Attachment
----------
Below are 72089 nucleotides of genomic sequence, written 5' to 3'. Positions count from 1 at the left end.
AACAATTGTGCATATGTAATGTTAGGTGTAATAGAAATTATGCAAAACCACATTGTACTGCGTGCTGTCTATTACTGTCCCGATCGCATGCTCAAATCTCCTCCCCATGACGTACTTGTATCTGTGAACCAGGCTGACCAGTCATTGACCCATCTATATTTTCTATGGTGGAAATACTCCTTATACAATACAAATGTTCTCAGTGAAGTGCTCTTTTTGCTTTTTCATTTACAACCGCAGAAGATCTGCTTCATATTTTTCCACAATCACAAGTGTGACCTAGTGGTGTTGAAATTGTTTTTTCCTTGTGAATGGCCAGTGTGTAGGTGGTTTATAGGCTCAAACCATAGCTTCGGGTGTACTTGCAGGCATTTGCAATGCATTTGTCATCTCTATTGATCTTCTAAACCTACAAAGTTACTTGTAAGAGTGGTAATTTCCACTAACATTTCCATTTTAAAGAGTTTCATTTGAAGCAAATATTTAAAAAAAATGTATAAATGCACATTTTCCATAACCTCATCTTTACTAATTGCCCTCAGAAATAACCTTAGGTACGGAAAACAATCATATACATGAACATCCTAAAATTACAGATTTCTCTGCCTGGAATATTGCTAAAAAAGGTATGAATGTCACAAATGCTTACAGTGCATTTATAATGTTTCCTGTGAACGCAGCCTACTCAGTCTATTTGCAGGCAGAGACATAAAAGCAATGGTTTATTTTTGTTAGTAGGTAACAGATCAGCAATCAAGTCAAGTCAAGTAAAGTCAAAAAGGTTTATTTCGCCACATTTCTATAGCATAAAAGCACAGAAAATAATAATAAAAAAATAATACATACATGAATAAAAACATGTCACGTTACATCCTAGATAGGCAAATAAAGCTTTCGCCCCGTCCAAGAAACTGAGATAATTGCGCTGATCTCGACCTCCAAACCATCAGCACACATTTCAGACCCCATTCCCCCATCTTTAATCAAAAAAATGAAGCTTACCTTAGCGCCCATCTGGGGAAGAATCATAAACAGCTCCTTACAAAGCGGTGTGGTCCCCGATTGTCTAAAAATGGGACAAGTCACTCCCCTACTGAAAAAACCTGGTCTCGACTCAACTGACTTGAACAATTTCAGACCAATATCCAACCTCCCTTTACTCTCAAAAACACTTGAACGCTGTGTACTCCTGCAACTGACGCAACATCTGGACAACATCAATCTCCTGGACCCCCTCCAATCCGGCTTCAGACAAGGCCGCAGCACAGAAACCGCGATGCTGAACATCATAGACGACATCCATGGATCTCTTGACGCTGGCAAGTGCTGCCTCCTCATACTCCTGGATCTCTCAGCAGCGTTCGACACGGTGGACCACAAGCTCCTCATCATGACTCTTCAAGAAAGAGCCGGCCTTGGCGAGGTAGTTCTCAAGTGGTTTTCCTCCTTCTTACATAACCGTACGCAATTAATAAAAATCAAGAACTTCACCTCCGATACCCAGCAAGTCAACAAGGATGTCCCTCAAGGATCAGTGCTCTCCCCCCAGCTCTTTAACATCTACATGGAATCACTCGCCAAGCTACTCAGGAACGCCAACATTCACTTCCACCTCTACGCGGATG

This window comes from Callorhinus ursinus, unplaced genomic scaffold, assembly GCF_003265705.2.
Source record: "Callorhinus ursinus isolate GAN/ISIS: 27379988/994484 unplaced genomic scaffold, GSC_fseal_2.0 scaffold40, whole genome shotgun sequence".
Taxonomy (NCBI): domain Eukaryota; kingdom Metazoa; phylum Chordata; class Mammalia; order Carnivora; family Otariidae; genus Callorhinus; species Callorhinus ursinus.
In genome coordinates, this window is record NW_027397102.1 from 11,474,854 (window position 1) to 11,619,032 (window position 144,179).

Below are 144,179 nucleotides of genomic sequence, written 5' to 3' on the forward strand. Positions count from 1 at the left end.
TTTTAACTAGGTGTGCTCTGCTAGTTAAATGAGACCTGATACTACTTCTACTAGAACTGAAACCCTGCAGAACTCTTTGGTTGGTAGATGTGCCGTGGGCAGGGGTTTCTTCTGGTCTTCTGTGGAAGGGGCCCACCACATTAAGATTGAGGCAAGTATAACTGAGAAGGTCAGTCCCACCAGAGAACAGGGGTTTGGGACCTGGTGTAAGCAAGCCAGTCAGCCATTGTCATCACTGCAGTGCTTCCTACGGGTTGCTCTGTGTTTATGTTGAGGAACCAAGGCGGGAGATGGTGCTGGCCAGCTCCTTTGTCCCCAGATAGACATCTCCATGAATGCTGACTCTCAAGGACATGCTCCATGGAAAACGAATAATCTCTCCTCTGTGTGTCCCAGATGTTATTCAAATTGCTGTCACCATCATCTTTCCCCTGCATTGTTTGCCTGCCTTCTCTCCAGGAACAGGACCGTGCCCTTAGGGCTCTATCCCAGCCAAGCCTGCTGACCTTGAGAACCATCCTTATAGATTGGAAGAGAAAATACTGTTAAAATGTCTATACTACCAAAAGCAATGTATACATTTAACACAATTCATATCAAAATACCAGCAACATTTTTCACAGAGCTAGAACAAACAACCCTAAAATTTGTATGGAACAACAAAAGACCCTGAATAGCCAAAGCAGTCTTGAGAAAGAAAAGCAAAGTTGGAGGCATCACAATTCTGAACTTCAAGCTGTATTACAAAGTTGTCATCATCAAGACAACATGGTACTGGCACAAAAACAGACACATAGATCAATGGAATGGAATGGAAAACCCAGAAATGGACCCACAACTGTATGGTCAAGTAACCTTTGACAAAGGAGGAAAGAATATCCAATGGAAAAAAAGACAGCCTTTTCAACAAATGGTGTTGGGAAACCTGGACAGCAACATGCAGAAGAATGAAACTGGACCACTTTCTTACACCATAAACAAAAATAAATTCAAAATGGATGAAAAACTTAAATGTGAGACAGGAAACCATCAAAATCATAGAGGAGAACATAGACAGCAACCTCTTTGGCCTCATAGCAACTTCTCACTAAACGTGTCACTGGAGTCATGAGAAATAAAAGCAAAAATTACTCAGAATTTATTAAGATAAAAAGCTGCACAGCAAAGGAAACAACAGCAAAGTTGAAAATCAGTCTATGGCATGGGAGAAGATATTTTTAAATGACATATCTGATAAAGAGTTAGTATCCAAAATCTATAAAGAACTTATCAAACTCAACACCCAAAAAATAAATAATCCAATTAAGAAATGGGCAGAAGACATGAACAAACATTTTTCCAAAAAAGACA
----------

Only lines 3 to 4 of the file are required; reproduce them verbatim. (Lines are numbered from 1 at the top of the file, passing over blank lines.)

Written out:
This window comes from Callorhinus ursinus, unplaced genomic scaffold, assembly GCF_003265705.2.
Source record: "Callorhinus ursinus isolate GAN/ISIS: 27379988/994484 unplaced genomic scaffold, GSC_fseal_2.0 scaffold40, whole genome shotgun sequence".